Paris: A dissident writer dubbed the “Chinese Solzhenitsyn” said on Friday his homeland is a “threat for the whole world”. Liao Yiwu, who was jailed for writing a poem called Massacre about the Tiananmen Square protests, told AFP it would be better for mankind if the economic superpower “splits up”. “My dream is China splits up into 10 or so countries. Because China as it is today is a threat for the whole world,” he said as his book, Balls of Opium, was published in France.
The book, banned in China, recounts the stories of dozens of victims of the Tiananmen massacre, when troops killed thousands of pro-democracy protesters in Beijing in 1989. The massacre, aka the “June Fourth Incident”, is a major taboo in China. Liao, who has been living in exile in Berlin since 2011, said, “Returning to China is not a big concern for me. I would like to go back to my native Sichuan – when it’s independent. Then I would be delighted to return.”
Liao, a poet and musician who also reported on the lives of the Chinese poor, was tortured in prison, according to human rights groups, and harassed by the police on his release. He told AFP that he was “very pessimistic” about his country under the increasing authoritarian rule of President Xi Jinping. “Thirty years ago we thought we might develop towards democracy. Today it is all about making money. “Every one of the Western countries which criticised China after the (Tiananmen) massacre fight with each other now to do business with the executioners even as they continue to arrest and kill people,” Liao added.
He poured scorn on the fact that Xi Jinping’s daughter studied at Harvard along with the children of other Communist Party leaders. “Even the leaders’ mistresses are getting grants to study” at the US university, he claimed. “Those who have scruples are marginalised while those who make money without criticising the party can do what they want,” said the 60-year-old. But Liao insisted that Tiananmen is the major turning point in recent Chinese history. “For me, as for all Chinese people, it was a cataclysmic moment,” he said.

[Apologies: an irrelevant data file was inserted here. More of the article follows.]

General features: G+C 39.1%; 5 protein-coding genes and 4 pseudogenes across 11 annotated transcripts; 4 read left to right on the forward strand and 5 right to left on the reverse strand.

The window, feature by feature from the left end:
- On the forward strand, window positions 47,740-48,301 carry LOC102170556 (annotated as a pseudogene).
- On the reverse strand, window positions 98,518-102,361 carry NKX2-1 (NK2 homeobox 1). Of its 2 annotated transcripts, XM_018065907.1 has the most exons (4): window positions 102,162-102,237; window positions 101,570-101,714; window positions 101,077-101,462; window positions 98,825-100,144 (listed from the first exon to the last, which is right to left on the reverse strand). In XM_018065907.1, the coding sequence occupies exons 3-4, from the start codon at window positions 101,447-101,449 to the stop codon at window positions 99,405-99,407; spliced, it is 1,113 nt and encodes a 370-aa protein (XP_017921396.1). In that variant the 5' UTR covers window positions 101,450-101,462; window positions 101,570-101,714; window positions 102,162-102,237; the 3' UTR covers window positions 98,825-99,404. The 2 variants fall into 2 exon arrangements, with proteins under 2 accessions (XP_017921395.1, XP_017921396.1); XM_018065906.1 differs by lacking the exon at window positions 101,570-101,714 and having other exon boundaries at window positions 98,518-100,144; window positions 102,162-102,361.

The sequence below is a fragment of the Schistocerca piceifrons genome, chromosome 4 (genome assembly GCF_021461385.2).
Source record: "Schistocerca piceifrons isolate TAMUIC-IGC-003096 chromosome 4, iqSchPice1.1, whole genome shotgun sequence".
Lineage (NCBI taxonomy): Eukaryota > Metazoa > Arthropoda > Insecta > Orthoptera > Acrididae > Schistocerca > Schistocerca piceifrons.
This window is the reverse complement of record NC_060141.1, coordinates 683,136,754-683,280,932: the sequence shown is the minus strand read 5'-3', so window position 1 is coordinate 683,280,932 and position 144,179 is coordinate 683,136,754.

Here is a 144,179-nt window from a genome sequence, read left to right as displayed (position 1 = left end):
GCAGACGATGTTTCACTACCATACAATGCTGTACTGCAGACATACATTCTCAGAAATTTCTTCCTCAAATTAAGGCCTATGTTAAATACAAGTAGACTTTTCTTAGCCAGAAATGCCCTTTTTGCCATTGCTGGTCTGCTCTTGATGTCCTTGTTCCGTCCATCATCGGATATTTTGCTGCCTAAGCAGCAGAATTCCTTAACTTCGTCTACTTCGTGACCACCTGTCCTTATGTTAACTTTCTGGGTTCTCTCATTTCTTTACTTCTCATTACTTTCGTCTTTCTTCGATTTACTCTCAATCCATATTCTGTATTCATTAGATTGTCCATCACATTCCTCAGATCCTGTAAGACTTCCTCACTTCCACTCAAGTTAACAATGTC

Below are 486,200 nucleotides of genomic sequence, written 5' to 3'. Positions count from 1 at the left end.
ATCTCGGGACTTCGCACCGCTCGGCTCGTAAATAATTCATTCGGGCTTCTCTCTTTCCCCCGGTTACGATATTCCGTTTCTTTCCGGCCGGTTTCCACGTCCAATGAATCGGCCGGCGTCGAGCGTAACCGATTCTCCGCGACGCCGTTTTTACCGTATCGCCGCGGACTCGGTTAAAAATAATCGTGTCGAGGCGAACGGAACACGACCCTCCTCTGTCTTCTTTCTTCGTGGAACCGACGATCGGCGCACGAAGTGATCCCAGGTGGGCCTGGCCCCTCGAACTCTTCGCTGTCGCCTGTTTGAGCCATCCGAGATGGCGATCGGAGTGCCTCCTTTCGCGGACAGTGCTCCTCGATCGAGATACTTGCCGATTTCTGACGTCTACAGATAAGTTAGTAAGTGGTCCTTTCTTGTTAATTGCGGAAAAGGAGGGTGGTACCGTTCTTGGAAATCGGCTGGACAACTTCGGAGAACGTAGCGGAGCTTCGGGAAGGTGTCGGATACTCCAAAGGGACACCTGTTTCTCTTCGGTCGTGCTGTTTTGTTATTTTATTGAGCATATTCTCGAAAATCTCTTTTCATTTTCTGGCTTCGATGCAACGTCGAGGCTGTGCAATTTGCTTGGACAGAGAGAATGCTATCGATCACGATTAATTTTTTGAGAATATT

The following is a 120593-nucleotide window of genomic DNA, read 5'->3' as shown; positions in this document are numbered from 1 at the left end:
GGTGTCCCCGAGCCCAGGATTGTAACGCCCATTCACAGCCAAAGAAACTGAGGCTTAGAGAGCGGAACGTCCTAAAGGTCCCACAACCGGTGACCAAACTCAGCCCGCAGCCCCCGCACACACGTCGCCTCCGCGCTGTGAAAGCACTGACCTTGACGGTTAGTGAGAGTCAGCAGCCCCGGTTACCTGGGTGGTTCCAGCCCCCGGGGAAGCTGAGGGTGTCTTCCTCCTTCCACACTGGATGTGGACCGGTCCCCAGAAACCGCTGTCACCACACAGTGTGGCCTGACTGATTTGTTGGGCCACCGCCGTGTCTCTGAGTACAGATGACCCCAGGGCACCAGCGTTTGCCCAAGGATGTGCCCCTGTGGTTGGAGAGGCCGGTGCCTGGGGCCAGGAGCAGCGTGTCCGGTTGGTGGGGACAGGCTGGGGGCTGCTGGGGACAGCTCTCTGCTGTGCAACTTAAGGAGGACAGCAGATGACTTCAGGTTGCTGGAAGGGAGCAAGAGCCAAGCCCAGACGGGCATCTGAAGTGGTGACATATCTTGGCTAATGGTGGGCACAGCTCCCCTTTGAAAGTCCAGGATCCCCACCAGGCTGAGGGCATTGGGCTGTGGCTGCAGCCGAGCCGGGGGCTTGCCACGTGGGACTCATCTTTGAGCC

“You cannot mention the massacre in China, it’s taboo. My struggle is to make the truth of what happened known to as many people as I can.” The writer said that three decades on “we still don’t know the exact number of victims”. Human rights groups believe that between 2,600 and 3,000 people died after 200,000 soldiers were brought in to encircle the Chinese capital. British diplomatic cables declassified in 2017 put initial estimates of the death toll at around 10,000.
“The Mothers of Tiananmen group have published 202 names but we know there was a lot more than that,” Liao added. As for the young man standing in front of a tank, who became a symbol of the peaceful protest, “we still don’t know his name or his fate,” he added. “The name Wang Weilin given to him by Western journalists was invented. We know nothing about him even though he is the symbol of the millions of people who opposed the tyranny of June 4,” the writer said.
Liao’s book “Testimonials” about his time in prison has been compared to the Soviet dissident Alexander Solzhenitsyn’s “The Gulag Archipelago”, and was praised by Chinese Nobel Peace Prize winner Liu Xiaobo, who died in 2017 after spending years in prison. Territorial issues are deeply sensitive in China and any suggestions that the country could be broken up are likely to stoke outrage.
Last year hotel chain Marriott was strongly criticised by Chinese authorities for listing Taiwan – along with Tibet and Hong Kong – as separate countries, all regions which Beijing claims under its authority. In May, US clothing retailer Gap apologised to China over a T-shirt with a map showing the mainland but omitting Taiwan – self-ruled since 1949 – which Beijing considers a rebel province awaiting reunification.